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Ballet Nouveau Colorado


2012-02-04


Ballet Nouveau Colorado - Love Magnified

Every February - close to Valentines Day - Ballet Nouveau Colorado (BNC) presents an engaging concert about "love" and all of its nuances - both good and bad with an emphasis on good. This year Garrett Ammon's choreography, in "Love in the Digital Age," examines how that love manifests itself in our computer dominated age of instant connections, and things like FaceBook friends - some of which may seem like love. In his process Ammon once again uses not only his abilities as a choreographer, but also his abilities in visual arts and collaboration, finding online sources of music and text and working with their creators to build a work of art. He defines finding that music as "sort of an internet journey with no particular destination in mind, but during which you discover wonderful things." I see the resulting concert as reflecting that, i.e., a journey to no particular destination but including wonderful things.

BNC's program for this concert lists over twenty internet sources for the sound tracks used for the concert, and there are as many "sections" of dance. In almost all those "sections" love duets develop, some arising out of, or being joined with ensemble dances with up of to ten dancers. The duets vary from humorous and brief encounters - you're checking me out and I am checking you out and lets move on - to tender intertwining love explorations in movement, to explosive orgasmic love that bursts forth only to collapse in release on the floor. At times duets by Meredith Strathmeyer and Damien Patterson dominate, due both to Ammon's spatial choices, and to their presence. One all-to-short duet by look-alikes Julie King and Sarah Tallman is delightful even as it is swept up in yet another ensemble. Ammon's use of the music - which varies from almost country western to almost traditional ballad - is wide-ranging. At times he totally ignores it and stages an enchanting duet that exists in and of itself. At other times he chooses one aspect to ignore, like articulation or meter, while capturing dynamic or something else. And then you realize in some sections he just embraces it all.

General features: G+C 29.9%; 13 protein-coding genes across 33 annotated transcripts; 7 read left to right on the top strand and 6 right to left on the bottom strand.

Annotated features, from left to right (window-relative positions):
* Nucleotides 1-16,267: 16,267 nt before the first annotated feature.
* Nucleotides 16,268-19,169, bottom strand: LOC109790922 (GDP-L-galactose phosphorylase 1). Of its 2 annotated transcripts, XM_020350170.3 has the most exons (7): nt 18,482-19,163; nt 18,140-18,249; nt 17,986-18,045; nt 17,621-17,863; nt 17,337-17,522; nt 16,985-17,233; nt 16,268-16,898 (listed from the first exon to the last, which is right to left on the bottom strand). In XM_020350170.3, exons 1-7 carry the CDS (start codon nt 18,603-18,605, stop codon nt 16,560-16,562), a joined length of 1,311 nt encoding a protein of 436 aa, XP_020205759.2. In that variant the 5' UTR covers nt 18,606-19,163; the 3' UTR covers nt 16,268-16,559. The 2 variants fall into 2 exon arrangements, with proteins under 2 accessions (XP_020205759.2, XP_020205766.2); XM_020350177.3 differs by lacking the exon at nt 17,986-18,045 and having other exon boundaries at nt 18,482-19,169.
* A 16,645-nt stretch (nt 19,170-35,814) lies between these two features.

Although projections are at times vibrating and huge Ammon and his programmer collaborator, Kris Collins, almost always avoid audience having to decide whether to focus on the video projections or the dance. They do that in numerous ways, which include creative melding of the two so that choice is not necessary, or by various uses of stillness in the dances to allow space for the projections.

Other dancers in this work not mentioned above are Marian Faustino, Julia Meng, Bob Delony, Colby Foss, Brandon Freeman, and Corbin Kalinowski. All are outstanding, and BNC dancers can really make anything look good. But, Ammon's choreography - although at times repetitive - makes them all look stunning. Vance McKenzie's lighting sculpts all the dancers well, and Rachael Kras costumes are just right - accentuating beauty and love without upstaging the dance.

Next weekend (February 10 - 12, 2012) "Love in the Digital Age" moves to the Pinnacle Center in Federal Hights. See http://bncdance.com/company/box-office/individual-tickets/ for ticket information.

Donald K. Atwood

© Copyright World Dance Reviews 2012


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